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“With vivid and richly textured prose, Brett Ann Stanciu offers unsparing portraits of northern New England life well beyond sight of the ski lodges and postcard views. The work the land demands, the blood ties of family to the land, and to each other, the profound solitude that such hard-bitten lives thrusts upon the people, are here in true measure. A moving and evocative tale that will stay with you, Hidden View also provides one of the most compelling and honest rural woman's viewpoint to come along in years. A novel of singular accomplishment.”
– Jeffrey Lent
“Early in the book, I was swept by a certainty of truths in Hidden View: that Stanciu knew the bizarre and fragile construction that people's self-deceptions can frame. And that she was telling, out in public, against all the rules, the heartbreaking story of far too many women I've known, at one time or another, who struggled to make their dreams come to reality in situations….
…(In Hidden View) the questions of loyalty to person, commitment to dreams, and betrayal of the helpless are as vivid as the flames in the sugarhouse, as sweet and dangerous as the hot boiling maple sap on its way to becoming valuable syrup.
There's so much truth in this book that at some point, it stops being "fiction" and stands instead as a portrait, layered, complex, and wise. The Vermont that we love, the farms that we treasure, the children we nurture are fully present.”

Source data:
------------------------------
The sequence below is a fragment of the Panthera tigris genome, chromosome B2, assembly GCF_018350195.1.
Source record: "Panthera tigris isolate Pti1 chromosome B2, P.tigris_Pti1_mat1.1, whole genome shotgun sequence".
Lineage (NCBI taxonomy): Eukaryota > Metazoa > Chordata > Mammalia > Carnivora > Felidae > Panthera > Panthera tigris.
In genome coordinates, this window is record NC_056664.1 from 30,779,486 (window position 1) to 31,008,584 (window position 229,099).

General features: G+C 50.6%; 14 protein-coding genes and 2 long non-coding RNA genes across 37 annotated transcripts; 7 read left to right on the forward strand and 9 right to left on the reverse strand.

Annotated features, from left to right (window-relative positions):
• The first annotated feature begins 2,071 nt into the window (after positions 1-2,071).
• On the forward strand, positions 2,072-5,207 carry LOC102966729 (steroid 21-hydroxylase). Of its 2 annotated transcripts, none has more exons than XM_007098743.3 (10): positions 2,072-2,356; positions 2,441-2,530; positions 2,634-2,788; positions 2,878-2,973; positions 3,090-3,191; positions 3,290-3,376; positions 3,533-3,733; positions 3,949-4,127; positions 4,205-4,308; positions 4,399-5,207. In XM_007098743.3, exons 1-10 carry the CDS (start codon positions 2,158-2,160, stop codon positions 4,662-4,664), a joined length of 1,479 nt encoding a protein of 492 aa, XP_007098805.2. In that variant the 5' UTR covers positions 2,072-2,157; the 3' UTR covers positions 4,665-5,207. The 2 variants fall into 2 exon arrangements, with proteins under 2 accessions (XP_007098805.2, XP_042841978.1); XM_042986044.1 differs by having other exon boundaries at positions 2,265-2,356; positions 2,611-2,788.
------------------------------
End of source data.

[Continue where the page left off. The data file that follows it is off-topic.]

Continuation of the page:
– Kingdom Books, Beth Kanell
"Stanciu is a Vermonter's writer. Anyone who loves the landscape and language of Vermont will be drawn into this story, but her writing holds a universal appeal, too, and rings true with the language and landscape of the human heart and mind as well. The characters in Hidden View are people you're going to think about, and care about, long after the book is read."
– Natalie Kinsey-Warnock, AS LONG AS THERE ARE MOUNTAINS
Tag Archives: divorce
My daughters and I often wonder where our cat Acer sleeps at night. His brother takes turns tucking among our feet, or curling on our faces. In the middle of the other night, I walked into our upstairs glassed-in porch, … Continue reading
And then there’s this: at the very end of Vermont’s summer months — August 27th, a day of jumbled work and bruised adult egos, a day of existential pondering, after a moonlit night when I consider my very genuine failings … Continue reading
Running on the trails behind the high school today, a owl swoops through the woods, heads along the path, and then veers rapidly into the canopy. I run after him, but he’s gone. Omen, clearly. But of what? My luck … Continue reading
We drove to Maine and back on a Sunday, my older daughter sleeping in the passenger seat, stunned-looking from the night shift. We traveled with another driver and, true to my experience in Maine, pulled over a few times to … Continue reading
An elderly woman and I stand in the library’s open door, sheltered by the overhang, watching rain move in, great billows of fine drops rushing across the field. Summer people visit the library on these steamy afternoons, in a their … Continue reading
13 years and a day ago, I walked down to our sugarhouse and closed the double front doors. Rain had fallen every day in that May, but that morning promised to be sunny. After prolonged medical discussions, I had agreed … Continue reading